Study Guide

Foundation Time

By Isaac Asimov

Time

A [Seldon]. Obviously. This courtroom may explode in the next few hours, or it may be. It [sic] it did, the future would undoubtedly be changed in some minor respects. (I.6.44)

Boy, talk about stating the obvious. But even the obvious can be important when understanding time in Foundation. The point Seldon makes here is that not everything is accounted for in the future. Even with his predictions, only the major events have the most possible outcome. The future is still mostly unknown.

Q. (theatrically) Do you realize, Dr. Seldon, that you are speaking of an Empire that has stood for twelve thousand years, through all the vicissitudes of the generations, and which has behind it the good wishes and love of a quadrillion human beings?

A. I am aware both of the present status and the past history of the Empire. Without disrespect, I must claim a far better knowledge of it than any in this room. (I.6.72-73)

What's Seldon saying here? After all, it is his study of the past that has led to his predictions of the future. Does that mean we're all just part of an endless mathematical formula, where past plus present equals future? Is that an unsettling notion—or a comforting one?

"And after you die, sir?"

"Why, there will be successors—perhaps even yourself. And these successors will be able to apply the final touch in the scheme and instigate the revolt on Anacreon at the right time and in the right manner. Thereafter, events may roll unheeded." (I.8.36-37)

As with any future, it's the future generations who will have to do the grunt work of any far-reaching plan. Plan all you want, but it's up to those kids with their Interwebs, Facebook LOLs, and kitteh memes to make the future what it will be.

"And don't forget this. Even though [Seldon] could foresee the problem then, we can see it equally well now. Therefore, if he could foresee the solution then, we should be able to see it now." (II.5.68)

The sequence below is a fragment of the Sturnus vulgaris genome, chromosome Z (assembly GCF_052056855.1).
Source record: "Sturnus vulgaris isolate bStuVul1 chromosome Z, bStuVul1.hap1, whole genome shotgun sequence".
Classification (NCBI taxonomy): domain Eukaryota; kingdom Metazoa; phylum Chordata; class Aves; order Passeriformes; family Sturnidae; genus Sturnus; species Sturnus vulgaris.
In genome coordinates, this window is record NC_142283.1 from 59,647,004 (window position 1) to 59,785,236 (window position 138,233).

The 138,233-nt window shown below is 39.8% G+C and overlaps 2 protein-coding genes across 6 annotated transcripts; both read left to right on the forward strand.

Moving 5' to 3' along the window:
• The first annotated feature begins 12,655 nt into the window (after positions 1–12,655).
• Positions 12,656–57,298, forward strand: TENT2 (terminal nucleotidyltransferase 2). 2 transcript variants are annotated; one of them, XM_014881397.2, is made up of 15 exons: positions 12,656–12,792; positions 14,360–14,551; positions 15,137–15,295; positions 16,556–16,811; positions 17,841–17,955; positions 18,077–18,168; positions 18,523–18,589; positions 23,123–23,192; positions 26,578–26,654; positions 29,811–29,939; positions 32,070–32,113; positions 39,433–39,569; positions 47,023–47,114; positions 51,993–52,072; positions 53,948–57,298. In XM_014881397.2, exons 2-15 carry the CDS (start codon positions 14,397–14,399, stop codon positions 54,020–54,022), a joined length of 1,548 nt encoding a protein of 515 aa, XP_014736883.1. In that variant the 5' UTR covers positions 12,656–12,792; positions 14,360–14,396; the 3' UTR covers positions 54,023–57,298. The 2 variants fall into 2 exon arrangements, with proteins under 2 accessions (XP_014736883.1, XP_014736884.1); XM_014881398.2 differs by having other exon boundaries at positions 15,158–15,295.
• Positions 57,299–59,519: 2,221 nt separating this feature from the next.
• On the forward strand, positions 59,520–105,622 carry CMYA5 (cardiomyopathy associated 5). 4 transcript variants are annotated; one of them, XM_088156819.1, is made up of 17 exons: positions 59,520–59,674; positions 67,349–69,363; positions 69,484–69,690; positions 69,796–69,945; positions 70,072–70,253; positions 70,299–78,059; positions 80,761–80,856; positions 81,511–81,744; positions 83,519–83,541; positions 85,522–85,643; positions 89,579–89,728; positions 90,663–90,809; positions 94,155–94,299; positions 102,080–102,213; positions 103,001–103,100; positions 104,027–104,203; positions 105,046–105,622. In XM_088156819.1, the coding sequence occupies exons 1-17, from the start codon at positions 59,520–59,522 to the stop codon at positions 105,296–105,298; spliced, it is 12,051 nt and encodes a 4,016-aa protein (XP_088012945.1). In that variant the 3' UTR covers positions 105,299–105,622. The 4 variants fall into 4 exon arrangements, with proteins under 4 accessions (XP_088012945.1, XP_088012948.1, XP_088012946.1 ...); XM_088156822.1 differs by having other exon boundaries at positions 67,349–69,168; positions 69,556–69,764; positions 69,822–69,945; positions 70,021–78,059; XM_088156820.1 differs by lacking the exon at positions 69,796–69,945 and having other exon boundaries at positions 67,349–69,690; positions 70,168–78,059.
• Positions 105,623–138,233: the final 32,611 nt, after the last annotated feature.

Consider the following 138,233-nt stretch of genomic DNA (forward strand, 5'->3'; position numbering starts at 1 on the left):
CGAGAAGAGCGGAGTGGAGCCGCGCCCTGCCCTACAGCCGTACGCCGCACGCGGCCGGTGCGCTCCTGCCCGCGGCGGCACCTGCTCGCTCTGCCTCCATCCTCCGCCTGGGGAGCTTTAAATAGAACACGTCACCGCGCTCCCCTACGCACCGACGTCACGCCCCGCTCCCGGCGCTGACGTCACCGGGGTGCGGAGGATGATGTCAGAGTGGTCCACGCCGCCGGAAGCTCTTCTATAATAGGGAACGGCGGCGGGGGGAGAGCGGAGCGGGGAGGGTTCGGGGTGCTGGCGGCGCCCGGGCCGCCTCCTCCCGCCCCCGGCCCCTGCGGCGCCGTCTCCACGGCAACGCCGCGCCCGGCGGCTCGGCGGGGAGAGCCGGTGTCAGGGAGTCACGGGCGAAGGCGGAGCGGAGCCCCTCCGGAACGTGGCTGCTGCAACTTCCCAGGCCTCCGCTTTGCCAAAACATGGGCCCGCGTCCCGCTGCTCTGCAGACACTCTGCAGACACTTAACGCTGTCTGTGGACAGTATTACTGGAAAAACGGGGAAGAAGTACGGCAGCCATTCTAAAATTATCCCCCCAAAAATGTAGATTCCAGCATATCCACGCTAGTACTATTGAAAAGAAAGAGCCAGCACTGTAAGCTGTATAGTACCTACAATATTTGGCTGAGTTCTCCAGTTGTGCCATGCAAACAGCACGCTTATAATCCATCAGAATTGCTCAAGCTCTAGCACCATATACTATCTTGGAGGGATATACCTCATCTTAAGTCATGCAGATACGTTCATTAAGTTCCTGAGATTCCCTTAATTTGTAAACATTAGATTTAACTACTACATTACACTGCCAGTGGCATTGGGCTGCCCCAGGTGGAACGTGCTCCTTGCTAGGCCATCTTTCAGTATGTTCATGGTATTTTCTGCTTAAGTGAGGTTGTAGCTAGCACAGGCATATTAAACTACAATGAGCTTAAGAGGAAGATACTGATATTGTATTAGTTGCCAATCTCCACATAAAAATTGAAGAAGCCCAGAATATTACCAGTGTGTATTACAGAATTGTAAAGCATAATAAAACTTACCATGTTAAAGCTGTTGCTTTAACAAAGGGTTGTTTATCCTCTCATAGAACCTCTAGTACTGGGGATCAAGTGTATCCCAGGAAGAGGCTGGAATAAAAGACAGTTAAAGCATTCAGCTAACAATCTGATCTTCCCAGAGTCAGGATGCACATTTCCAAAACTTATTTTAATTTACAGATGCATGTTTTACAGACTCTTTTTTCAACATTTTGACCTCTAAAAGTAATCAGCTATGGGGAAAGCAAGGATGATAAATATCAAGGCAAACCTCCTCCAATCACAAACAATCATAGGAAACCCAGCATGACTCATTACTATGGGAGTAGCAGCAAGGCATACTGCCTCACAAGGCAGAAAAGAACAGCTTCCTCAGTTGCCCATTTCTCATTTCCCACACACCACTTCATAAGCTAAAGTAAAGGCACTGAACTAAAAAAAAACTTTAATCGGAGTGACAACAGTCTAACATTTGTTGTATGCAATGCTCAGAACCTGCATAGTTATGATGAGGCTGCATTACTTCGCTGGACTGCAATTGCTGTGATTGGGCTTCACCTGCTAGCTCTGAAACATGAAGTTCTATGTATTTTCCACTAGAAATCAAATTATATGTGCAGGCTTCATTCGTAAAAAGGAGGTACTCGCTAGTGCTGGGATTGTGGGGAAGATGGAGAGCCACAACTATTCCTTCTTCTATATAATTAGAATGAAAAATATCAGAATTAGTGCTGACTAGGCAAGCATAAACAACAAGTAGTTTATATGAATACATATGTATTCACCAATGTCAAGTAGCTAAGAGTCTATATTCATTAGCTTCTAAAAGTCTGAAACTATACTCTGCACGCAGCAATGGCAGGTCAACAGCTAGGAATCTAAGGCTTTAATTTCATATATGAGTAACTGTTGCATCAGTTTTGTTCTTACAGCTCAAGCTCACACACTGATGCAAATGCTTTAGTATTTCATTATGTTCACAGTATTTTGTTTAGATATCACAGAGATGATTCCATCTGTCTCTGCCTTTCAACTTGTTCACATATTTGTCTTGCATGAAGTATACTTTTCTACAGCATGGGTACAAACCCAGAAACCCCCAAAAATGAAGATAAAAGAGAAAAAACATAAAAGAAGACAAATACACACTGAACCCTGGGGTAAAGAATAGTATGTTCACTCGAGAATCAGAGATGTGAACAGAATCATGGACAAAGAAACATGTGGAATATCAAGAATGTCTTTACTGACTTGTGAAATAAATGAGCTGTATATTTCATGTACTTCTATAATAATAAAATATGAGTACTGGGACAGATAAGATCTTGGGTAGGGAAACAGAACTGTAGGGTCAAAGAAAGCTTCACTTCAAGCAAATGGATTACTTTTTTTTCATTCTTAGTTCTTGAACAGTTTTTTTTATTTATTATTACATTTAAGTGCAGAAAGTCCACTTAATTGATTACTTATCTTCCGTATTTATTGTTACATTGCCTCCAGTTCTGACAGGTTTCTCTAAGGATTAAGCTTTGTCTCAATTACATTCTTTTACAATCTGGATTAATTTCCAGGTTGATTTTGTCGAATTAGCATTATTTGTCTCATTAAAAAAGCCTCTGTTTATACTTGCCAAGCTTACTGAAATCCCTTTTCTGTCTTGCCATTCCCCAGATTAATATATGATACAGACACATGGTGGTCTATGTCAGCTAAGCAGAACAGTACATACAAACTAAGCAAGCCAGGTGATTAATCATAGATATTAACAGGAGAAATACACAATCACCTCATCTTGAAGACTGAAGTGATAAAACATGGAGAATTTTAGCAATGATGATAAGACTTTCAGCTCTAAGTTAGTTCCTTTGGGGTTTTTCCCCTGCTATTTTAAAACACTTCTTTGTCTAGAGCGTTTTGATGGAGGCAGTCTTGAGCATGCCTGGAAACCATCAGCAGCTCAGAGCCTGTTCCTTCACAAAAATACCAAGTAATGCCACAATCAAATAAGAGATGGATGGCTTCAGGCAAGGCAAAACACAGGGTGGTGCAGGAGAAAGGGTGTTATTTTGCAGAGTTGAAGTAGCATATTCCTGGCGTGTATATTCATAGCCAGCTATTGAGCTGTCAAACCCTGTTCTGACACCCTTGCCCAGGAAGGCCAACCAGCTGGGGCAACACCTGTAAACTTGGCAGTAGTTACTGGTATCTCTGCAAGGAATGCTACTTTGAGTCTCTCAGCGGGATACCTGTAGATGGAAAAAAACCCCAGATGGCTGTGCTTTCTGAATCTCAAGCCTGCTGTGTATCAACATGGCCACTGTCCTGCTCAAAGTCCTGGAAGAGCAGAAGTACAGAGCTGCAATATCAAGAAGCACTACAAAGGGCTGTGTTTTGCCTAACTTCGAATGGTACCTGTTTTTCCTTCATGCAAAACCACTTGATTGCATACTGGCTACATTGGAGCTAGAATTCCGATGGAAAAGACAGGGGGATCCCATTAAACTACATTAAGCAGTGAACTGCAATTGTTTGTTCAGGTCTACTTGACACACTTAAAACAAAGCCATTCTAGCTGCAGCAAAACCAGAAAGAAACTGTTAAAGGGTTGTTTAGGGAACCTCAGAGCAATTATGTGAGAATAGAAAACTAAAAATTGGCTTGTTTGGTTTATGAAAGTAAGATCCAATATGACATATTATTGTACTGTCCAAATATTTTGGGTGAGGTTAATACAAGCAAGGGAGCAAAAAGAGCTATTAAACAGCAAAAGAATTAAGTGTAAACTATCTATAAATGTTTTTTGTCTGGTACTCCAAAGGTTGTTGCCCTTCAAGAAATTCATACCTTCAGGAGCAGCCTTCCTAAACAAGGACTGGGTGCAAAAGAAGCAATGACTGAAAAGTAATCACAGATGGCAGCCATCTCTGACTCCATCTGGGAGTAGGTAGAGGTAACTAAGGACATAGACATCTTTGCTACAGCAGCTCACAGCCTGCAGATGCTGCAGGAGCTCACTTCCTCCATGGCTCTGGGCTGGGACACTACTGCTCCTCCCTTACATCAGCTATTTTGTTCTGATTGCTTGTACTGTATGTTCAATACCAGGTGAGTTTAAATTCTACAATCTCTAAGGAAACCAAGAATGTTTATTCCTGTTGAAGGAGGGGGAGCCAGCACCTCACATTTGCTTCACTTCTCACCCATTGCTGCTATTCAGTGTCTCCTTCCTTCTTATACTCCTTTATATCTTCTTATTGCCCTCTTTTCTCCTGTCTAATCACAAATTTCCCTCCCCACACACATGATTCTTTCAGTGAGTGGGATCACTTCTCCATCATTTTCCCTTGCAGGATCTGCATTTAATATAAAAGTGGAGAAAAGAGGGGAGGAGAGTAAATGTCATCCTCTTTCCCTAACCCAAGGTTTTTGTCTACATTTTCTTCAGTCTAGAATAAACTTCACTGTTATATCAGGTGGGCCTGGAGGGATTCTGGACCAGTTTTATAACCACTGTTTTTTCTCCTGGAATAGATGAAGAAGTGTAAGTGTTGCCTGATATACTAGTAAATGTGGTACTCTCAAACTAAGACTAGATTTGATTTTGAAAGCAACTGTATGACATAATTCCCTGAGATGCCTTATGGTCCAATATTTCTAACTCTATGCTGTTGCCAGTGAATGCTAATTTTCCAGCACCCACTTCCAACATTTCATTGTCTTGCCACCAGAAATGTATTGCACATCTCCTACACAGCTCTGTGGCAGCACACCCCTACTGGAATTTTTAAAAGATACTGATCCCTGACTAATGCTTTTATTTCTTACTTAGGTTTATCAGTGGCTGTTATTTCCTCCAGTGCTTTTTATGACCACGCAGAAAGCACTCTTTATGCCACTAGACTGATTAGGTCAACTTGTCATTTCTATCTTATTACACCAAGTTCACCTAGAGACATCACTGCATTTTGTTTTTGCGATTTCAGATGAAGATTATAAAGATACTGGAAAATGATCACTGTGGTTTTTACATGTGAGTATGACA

As we said in the "Fate and Free Will" section, Seldon's plan isn't a crystal ball scenario. It's about paying attention to the past and present and gathering what data you can to plan the best future. Anyone can do it, so long as you keep your eyes open and no. 2 pencils sharpened.

And for the third time: "Don't you see? It's Galaxy-wide. It's a worship of the past. It's a deterioration—a stagnation!" (II.5.76)

History is great. (We're big fans here at Shmoop.) But, worshipping the past as the best and only source of knowledge and truth, well that's just stupid. Such thoughts lead to stagnation, which in turn leads to death. And death does not bode well for any future.

"For the first time in over seventy years, we are facing a major domestic political crisis. I should think the synchronization of the two crises, inner and outer, puts it beyond all doubt." (V.2.12)

The pattern of the past dictates our view of the future. If someone sees a pattern in the past, they'll look for that pattern in the present to consider possible future actions. Pattern recognition: it's how human beings do what they do. Luckily, we're also smart enough to know when our brains are just playing tricks on us. We hope.

The spaceport itself was decrepit and decayed, and the crew of the Far Star were drearily aware of that. The moldering hangers made for a moldering atmosphere and Jaim Twer itched and fretted over a game of solitaire. (V.4.3)

Remember that stagnation we were talking about? That worshiping of the past and reluctance or inability to move on? Well, this scene presents a physical example of what a lack of change means. And we don't know about you, but we find the term moldering to be just…yuck.

"But Siwenna is no longer capital of the Normannic Sector. Your old map has misled you after all. The stars may not change even in centuries, but political boundaries are all too fluid." (V.10.18)

The thing about maps is that, land doesn't change—or at least, not often—but a map does. That's why maps can show you how people used to think about the world. Pretty cool, right? But the thing about maps is that we update them when we learn new information. You don't want to be studying for A.P. Human Geography with a map that still shows the USSR.

"It's out of fashion in these decaying times to be a scholar." (V.10.60)

Sad but true. A quick look at history shows that times of great scholarly pursuit come and go throughout the centuries. If you were to graph it out, it would look like peaks and valleys. But, hey. We'll take any excuse to graph just about anything.

"And time enough, too," said Mallow, indifferently, "for a policy outdated, dangerous, and impossible. However well your religion has succeeded in the Four Kingdoms, scarcely another world in the Periphery has accepted it." (V.13.43)

If we're picking up what Mallow's putting down, he's saying that just because something worked in the past doesn't mean it'll work in the future. What do you think?